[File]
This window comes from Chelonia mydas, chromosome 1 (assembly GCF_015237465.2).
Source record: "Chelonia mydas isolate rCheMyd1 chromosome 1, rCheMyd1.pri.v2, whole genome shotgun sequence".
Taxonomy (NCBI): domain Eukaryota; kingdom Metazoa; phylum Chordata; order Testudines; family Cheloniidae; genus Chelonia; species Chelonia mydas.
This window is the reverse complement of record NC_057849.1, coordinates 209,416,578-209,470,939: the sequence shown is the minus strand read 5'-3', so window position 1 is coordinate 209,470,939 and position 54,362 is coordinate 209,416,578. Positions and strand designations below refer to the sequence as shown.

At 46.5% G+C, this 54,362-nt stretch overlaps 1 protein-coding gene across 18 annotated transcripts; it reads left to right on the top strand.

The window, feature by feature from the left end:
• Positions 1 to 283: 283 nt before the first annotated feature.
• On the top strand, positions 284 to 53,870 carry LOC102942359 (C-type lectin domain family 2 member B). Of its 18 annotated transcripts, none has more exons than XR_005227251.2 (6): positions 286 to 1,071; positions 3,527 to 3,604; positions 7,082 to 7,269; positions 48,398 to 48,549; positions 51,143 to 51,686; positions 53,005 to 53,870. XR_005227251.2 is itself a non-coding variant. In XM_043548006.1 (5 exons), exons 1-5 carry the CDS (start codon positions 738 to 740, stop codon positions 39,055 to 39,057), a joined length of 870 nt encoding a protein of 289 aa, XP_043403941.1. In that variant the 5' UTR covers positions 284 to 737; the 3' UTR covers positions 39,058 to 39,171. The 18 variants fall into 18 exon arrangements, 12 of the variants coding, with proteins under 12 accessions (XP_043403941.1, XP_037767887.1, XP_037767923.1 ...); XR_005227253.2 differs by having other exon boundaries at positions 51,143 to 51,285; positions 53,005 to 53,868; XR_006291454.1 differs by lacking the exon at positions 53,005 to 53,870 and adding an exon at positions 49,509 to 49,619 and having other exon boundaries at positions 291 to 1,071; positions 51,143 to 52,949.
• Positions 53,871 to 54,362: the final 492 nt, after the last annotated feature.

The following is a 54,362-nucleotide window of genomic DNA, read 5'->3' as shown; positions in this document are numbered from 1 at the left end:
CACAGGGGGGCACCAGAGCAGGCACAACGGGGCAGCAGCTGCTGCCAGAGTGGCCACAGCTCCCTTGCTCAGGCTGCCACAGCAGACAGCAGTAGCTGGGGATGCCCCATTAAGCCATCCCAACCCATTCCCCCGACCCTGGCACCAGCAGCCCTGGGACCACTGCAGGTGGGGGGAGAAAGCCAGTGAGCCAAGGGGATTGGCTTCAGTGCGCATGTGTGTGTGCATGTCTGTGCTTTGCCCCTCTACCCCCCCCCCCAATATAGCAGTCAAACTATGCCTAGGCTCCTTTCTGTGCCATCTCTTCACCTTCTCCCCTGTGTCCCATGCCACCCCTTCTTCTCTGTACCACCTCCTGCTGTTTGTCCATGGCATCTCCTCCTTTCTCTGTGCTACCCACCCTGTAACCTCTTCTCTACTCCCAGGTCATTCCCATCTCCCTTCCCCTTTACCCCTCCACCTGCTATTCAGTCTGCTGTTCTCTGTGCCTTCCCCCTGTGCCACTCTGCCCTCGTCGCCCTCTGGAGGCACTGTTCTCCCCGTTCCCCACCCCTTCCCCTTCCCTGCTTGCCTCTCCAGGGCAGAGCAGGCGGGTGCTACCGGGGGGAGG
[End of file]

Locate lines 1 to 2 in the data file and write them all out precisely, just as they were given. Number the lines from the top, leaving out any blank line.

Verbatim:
This window comes from Chelonia mydas, chromosome 1 (assembly GCF_015237465.2).
Source record: "Chelonia mydas isolate rCheMyd1 chromosome 1, rCheMyd1.pri.v2, whole genome shotgun sequence".